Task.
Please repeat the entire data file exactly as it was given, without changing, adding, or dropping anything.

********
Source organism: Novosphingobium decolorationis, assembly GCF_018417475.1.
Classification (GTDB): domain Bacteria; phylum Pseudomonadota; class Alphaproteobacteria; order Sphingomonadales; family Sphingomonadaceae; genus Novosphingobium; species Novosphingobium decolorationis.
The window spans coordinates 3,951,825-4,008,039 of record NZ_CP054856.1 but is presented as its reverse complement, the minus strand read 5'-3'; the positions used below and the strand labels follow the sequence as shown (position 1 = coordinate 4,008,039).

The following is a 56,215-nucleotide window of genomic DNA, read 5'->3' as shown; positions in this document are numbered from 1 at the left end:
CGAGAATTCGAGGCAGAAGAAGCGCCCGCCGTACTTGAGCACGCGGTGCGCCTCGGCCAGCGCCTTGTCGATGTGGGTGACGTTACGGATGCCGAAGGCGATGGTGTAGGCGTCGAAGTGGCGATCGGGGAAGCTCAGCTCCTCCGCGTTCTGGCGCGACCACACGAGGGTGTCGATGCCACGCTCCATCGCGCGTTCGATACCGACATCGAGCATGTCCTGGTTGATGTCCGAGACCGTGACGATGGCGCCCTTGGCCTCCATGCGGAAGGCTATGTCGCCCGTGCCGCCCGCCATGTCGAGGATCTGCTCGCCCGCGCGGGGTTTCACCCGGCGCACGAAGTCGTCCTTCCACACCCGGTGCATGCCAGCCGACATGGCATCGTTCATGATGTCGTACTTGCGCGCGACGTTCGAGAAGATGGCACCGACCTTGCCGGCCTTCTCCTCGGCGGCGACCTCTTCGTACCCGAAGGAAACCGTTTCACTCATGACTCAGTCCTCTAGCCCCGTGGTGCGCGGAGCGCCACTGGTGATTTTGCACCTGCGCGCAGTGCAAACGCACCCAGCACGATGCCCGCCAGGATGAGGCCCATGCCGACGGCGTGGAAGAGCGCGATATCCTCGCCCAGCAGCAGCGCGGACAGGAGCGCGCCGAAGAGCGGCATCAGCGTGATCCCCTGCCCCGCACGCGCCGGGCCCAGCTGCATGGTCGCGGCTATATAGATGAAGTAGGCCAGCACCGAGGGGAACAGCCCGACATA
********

Source organism: Novosphingobium decolorationis, assembly GCF_018417475.1.
Classification (GTDB): domain Bacteria; phylum Pseudomonadota; class Alphaproteobacteria; order Sphingomonadales; family Sphingomonadaceae; genus Novosphingobium; species Novosphingobium decolorationis.
The window spans coordinates 3,951,825-4,008,039 of record NZ_CP054856.1 but is presented as its reverse complement, the minus strand read 5'-3'; the positions used below and the strand labels follow the sequence as shown (position 1 = coordinate 4,008,039).

The following is a 56,215-nucleotide window of genomic DNA, read 5'->3' as shown; positions in this document are numbered from 1 at the left end:
CGAGAATTCGAGGCAGAAGAAGCGCCCGCCGTACTTGAGCACGCGGTGCGCCTCGGCCAGCGCCTTGTCGATGTGGGTGACGTTACGGATGCCGAAGGCGATGGTGTAGGCGTCGAAGTGGCGATCGGGGAAGCTCAGCTCCTCCGCGTTCTGGCGCGACCACACGAGGGTGTCGATGCCACGCTCCATCGCGCGTTCGATACCGACATCGAGCATGTCCTGGTTGATGTCCGAGACCGTGACGATGGCGCCCTTGGCCTCCATGCGGAAGGCTATGTCGCCCGTGCCGCCCGCCATGTCGAGGATCTGCTCGCCCGCGCGGGGTTTCACCCGGCGCACGAAGTCGTCCTTCCACACCCGGTGCATGCCAGCCGACATGGCATCGTTCATGATGTCGTACTTGCGCGCGACGTTCGAGAAGATGGCACCGACCTTGCCGGCCTTCTCCTCGGCGGCGACCTCTTCGTACCCGAAGGAAACCGTTTCACTCATGACTCAGTCCTCTAGCCCCGTGGTGCGCGGAGCGCCACTGGTGATTTTGCACCTGCGCGCAGTGCAAACGCACCCAGCACGATGCCCGCCAGGATGAGGCCCATGCCGACGGCGTGGAAGAGCGCGATATCCTCGCCCAGCAGCAGCGCGGACAGGAGCGCGCCGAAGAGCGGCATCAGCGTGATCCCCTGCCCCGCACGCGCCGGGCCCAGCTGCATGGTCGCGGCTATATAGATGAAGTAGGCCAGCACCGAGGGGAACAGCCCGACATA